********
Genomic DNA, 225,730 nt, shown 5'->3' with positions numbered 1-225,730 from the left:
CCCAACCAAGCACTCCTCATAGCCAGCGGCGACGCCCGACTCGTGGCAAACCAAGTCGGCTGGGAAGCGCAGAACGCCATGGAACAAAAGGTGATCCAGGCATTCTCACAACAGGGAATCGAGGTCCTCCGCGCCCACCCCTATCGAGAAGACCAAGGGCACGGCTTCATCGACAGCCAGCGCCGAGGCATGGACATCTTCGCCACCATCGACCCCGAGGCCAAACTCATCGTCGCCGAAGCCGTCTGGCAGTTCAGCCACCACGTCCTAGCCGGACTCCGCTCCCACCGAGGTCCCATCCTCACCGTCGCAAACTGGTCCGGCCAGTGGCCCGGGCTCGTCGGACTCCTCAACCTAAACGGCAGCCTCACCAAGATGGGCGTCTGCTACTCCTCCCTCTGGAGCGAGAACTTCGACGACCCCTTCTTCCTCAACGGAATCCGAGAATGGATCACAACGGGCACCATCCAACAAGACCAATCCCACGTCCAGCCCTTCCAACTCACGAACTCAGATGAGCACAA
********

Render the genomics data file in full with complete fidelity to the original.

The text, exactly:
Genomic DNA, 225,730 nt, shown 5'->3' with positions numbered 1-225,730 from the left:
CCCAACCAAGCACTCCTCATAGCCAGCGGCGACGCCCGACTCGTGGCAAACCAAGTCGGCTGGGAAGCGCAGAACGCCATGGAACAAAAGGTGATCCAGGCATTCTCACAACAGGGAATCGAGGTCCTCCGCGCCCACCCCTATCGAGAAGACCAAGGGCACGGCTTCATCGACAGCCAGCGCCGAGGCATGGACATCTTCGCCACCATCGACCCCGAGGCCAAACTCATCGTCGCCGAAGCCGTCTGGCAGTTCAGCCACCACGTCCTAGCCGGACTCCGCTCCCACCGAGGTCCCATCCTCACCGTCGCAAACTGGTCCGGCCAGTGGCCCGGGCTCGTCGGACTCCTCAACCTAAACGGCAGCCTCACCAAGATGGGCGTCTGCTACTCCTCCCTCTGGAGCGAGAACTTCGACGACCCCTTCTTCCTCAACGGAATCCGAGAATGGATCACAACGGGCACCATCCAACAAGACCAATCCCACGTCCAGCCCTTCCAACTCACGAACTCAGATGAGCACAA